According to numbers provided Monday by Georgia Department of Human Services Sec. Candice Broce, about 1.7 million people still need their cases processed...While the state has yet to break down…
On June 3rd, 2021, the Centers for Medicaid and Medicare Services (CMS) sent a letter to Governor Kemp requesting additional data on the potential impacts of the Georgia Access Model. The Georgia Access Model was put forward by Kemp in his 1332 private insurance waiver, and the model would end access to healthcare.gov for Georgia consumers.
CMS is requesting additional data from the state because they believe recent changes made by President Biden’s administration to the Affordable Care Act’s health insurance marketplace have made the state’s previous analysis outdated or inaccurate. The Biden administration’s changes include:
- The COVID Special Enrollment Period (SEP)—through August 15, 2021, almost any American who does not have health insurance through their job can enroll in health coverage at healthcare.gov or by phone at 1-800-318-2596;
- More generous and expanded eligibility for Premium Tax Credits (PTCs)—almost anyone who qualifies for coverage through the ACA is now eligible for a discount on their monthly premium; and
- Increased funding for outreach and marketing for the ACA marketplace and enrollment opportunities.
These actions have led to more Americans, and Georgians, enrolling in Marketplace coverage. In addition, CMS believes that ACA enrollment would likely remain higher through 2023, when the Georgia Access Model is slated to begin.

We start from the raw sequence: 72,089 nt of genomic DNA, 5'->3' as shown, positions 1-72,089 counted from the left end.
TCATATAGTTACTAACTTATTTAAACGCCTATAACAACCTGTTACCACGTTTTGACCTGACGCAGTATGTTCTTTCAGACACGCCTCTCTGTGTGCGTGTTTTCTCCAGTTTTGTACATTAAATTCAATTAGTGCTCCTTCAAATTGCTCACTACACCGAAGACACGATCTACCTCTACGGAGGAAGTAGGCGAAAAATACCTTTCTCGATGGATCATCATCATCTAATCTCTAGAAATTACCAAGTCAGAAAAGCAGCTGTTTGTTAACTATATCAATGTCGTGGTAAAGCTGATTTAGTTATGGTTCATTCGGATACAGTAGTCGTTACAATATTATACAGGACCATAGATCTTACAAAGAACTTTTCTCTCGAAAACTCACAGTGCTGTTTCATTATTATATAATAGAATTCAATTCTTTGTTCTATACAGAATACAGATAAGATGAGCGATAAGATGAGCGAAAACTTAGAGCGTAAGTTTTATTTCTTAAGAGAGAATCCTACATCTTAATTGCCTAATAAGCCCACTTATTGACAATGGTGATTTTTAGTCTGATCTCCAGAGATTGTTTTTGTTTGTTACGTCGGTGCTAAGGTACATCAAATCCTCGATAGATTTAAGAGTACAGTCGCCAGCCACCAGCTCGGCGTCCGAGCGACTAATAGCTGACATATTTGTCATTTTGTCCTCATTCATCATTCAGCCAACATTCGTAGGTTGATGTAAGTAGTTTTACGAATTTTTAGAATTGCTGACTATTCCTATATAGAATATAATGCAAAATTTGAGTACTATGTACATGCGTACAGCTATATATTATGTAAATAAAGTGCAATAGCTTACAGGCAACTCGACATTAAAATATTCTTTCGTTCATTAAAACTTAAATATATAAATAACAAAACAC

In the letter, CMS also reasons the increase in enrollment could change insurance market dynamics enough to reduce the private sector’s incentive to enroll consumers. CMS believes with fewer uninsured people to enroll, the private sector may be less motivated to reach uninsured individuals. The idea that the private sector will be incentivized to enroll consumers once the competition of healthcare.gov is gone is a crucial assumption of Kemp’s waiver.
Georgia must now respond with updated data that takes into account the new federal changes. The new data will allow CMS to ensure the Georgia Access Model meets the protections specified in Section 1332 of the Affordable Care Act. These protections are:
- Coverage must be at least as comprehensive as Marketplace coverage;
- Coverage and protections against high costs must be as affordable as Marketplace coverage;
- A similar number of people must have coverage under the waiver as without it; and
- The waiver can’t add to the federal deficit.
The state may also request to adjust the Georgia Access Model, as needed, to meet waiver requirements in light of the new federal policies.
Once Georgia submits the new data about the Georgia Access Model, Georgia consumers, health advocates, and other stakeholders will have a chance to comment on the proposal again. CMS announced in their letter that they will hold a 30-day comment period after they receive Georgia’s new data. GHF expects the comment period will begin in early July. We will be working with our Cover Georgia partners to help Georgia individuals, organizations, and advocates comment. Stay tuned for your opportunity to weigh in again!